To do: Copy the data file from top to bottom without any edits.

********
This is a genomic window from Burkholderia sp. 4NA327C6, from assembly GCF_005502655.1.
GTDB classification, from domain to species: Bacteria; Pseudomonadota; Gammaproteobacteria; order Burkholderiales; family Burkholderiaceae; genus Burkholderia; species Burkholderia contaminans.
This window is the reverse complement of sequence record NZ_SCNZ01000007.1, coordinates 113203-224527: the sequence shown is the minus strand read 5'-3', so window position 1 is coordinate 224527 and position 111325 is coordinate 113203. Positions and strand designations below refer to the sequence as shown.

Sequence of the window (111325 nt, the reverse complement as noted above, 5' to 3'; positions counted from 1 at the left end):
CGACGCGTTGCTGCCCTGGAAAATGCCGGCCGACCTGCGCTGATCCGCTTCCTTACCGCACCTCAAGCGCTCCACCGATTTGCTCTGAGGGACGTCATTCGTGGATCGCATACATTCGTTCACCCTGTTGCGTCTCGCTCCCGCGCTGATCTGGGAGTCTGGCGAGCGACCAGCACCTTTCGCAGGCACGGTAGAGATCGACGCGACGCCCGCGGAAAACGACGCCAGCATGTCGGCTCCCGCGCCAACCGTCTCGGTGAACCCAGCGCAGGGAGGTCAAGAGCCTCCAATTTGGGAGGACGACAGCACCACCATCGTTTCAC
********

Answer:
This is a genomic window from Burkholderia sp. 4NA327C6, from assembly GCF_005502655.1.
GTDB classification, from domain to species: Bacteria; Pseudomonadota; Gammaproteobacteria; order Burkholderiales; family Burkholderiaceae; genus Burkholderia; species Burkholderia contaminans.
This window is the reverse complement of sequence record NZ_SCNZ01000007.1, coordinates 113203-224527: the sequence shown is the minus strand read 5'-3', so window position 1 is coordinate 224527 and position 111325 is coordinate 113203. Positions and strand designations below refer to the sequence as shown.

Sequence of the window (111325 nt, the reverse complement as noted above, 5' to 3'; positions counted from 1 at the left end):
CGACGCGTTGCTGCCCTGGAAAATGCCGGCCGACCTGCGCTGATCCGCTTCCTTACCGCACCTCAAGCGCTCCACCGATTTGCTCTGAGGGACGTCATTCGTGGATCGCATACATTCGTTCACCCTGTTGCGTCTCGCTCCCGCGCTGATCTGGGAGTCTGGCGAGCGACCAGCACCTTTCGCAGGCACGGTAGAGATCGACGCGACGCCCGCGGAAAACGACGCCAGCATGTCGGCTCCCGCGCCAACCGTCTCGGTGAACCCAGCGCAGGGAGGTCAAGAGCCTCCAATTTGGGAGGACGACAGCACCACCATCGTTTCAC